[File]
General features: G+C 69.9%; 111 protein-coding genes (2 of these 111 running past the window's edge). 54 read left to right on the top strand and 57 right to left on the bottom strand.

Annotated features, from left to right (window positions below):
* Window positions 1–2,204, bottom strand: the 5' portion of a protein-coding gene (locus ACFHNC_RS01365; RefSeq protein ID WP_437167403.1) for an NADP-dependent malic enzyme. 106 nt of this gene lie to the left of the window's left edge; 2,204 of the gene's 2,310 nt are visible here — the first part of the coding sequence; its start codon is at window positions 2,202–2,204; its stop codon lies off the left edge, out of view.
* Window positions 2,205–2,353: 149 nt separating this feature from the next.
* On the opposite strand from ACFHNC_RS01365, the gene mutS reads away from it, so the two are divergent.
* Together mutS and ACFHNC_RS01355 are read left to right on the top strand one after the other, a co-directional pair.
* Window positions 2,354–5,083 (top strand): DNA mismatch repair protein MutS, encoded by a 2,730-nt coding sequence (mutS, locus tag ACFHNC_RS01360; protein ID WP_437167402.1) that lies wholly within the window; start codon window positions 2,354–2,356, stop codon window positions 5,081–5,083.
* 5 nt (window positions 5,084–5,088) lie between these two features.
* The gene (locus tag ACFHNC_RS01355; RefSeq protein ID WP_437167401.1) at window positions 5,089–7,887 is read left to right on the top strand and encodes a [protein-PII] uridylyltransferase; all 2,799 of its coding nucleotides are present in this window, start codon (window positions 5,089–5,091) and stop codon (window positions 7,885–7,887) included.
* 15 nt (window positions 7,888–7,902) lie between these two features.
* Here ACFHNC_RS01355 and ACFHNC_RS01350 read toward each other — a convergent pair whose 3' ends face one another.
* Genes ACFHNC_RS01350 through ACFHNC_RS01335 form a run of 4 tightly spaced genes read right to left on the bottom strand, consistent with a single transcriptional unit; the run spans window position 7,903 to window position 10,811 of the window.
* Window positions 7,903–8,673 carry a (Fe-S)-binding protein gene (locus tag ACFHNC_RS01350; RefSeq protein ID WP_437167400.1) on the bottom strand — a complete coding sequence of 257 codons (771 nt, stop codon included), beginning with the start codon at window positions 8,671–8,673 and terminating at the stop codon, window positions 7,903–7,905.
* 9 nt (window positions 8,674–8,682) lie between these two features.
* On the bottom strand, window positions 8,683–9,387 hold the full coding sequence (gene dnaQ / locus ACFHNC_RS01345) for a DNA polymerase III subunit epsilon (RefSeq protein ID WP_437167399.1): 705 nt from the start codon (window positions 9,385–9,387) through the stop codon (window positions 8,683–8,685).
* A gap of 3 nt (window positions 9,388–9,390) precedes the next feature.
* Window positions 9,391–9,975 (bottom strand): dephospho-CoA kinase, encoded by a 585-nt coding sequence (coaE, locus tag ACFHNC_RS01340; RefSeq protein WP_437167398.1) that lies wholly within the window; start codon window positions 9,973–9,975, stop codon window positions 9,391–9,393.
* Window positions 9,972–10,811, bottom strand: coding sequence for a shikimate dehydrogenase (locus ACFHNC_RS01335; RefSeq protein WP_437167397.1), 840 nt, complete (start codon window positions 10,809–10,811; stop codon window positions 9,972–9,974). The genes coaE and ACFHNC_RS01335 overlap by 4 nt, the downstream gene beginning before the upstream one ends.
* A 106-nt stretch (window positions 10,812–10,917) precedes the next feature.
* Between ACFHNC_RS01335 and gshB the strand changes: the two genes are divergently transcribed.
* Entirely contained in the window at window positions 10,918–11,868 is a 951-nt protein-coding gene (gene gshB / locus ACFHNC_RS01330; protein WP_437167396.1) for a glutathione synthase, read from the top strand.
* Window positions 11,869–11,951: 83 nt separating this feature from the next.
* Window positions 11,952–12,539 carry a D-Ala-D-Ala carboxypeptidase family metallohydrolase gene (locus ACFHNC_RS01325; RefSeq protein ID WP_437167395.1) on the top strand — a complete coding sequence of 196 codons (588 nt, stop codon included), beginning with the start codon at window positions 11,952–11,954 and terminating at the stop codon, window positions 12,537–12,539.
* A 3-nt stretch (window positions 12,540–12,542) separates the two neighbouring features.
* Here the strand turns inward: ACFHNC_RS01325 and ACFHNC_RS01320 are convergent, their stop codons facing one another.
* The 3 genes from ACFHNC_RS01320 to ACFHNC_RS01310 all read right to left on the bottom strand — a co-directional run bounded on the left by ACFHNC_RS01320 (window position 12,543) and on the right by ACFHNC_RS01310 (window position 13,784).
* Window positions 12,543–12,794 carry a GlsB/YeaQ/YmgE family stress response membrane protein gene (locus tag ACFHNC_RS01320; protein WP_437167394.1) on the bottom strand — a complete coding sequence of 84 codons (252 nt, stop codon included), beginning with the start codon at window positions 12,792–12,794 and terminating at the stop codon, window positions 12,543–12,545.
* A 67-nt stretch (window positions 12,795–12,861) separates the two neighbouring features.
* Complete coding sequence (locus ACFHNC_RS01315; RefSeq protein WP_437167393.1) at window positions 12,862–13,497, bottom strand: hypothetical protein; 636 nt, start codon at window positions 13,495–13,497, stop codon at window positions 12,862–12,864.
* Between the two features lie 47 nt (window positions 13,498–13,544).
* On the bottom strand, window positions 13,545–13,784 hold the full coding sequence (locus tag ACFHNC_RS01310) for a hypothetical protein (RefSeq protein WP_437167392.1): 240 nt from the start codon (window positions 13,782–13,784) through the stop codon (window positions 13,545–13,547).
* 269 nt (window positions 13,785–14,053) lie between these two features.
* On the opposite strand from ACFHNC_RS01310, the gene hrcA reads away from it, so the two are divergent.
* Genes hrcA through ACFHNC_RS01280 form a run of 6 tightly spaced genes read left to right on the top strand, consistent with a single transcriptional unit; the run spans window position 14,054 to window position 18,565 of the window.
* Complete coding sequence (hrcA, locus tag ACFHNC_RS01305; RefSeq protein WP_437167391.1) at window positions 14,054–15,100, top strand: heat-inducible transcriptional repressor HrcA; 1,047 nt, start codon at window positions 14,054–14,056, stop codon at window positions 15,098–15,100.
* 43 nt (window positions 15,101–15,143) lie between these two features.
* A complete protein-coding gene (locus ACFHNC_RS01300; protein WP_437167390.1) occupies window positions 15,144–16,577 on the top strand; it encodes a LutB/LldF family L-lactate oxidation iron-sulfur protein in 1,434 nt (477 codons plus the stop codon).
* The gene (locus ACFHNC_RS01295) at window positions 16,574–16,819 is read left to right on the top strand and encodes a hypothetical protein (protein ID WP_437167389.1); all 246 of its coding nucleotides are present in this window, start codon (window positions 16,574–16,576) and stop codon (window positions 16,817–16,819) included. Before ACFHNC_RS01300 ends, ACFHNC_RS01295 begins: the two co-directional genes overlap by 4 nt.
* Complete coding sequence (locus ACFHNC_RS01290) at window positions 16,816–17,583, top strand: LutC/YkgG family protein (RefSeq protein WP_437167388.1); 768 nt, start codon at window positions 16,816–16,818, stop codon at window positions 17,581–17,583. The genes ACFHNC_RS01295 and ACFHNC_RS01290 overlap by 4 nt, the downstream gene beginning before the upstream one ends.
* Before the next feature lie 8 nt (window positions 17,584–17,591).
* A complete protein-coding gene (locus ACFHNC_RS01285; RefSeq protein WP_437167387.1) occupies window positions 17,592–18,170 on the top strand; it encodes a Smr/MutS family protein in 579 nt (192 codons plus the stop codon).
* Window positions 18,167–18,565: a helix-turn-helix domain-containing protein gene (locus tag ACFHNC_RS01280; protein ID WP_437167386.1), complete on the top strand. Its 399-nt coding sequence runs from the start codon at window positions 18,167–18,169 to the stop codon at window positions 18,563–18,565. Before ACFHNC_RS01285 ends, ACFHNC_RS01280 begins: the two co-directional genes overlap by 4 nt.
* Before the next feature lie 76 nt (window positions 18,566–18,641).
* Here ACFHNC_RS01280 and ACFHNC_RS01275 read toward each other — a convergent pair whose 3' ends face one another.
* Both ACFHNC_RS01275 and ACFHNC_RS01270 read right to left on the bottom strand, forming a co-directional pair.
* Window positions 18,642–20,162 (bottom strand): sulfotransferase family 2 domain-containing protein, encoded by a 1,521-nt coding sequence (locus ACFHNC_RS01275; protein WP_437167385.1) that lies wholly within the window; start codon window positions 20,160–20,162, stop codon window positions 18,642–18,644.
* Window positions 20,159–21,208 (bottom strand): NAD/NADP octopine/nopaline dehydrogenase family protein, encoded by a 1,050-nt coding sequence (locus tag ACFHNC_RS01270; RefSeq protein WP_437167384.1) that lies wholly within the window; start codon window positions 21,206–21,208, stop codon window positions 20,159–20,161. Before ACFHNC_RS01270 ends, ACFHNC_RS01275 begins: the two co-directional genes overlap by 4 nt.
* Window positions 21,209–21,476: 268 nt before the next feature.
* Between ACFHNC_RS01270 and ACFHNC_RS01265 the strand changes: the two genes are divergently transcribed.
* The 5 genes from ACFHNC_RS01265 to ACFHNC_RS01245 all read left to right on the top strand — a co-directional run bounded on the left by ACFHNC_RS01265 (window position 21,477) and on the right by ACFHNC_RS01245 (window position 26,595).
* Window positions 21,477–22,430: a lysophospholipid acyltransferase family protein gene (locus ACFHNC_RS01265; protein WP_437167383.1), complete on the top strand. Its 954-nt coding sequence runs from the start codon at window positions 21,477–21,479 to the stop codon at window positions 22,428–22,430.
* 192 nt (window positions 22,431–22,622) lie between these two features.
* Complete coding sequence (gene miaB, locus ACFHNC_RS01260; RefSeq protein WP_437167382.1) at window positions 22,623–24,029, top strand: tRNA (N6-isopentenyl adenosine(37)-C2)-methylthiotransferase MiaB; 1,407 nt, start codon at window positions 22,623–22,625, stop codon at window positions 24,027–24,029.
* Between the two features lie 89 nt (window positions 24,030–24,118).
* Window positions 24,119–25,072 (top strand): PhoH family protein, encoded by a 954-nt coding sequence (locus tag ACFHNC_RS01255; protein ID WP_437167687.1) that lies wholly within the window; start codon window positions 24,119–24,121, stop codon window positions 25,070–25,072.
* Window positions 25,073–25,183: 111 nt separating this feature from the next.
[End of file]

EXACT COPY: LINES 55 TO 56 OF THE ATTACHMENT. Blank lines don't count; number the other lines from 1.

* Window positions 24,119–25,072 (top strand): PhoH family protein, encoded by a 954-nt coding sequence (locus tag ACFHNC_RS01255; protein ID WP_437167687.1) that lies wholly within the window; start codon window positions 24,119–24,121, stop codon window positions 25,070–25,072.
* Window positions 25,073–25,183: 111 nt separating this feature from the next.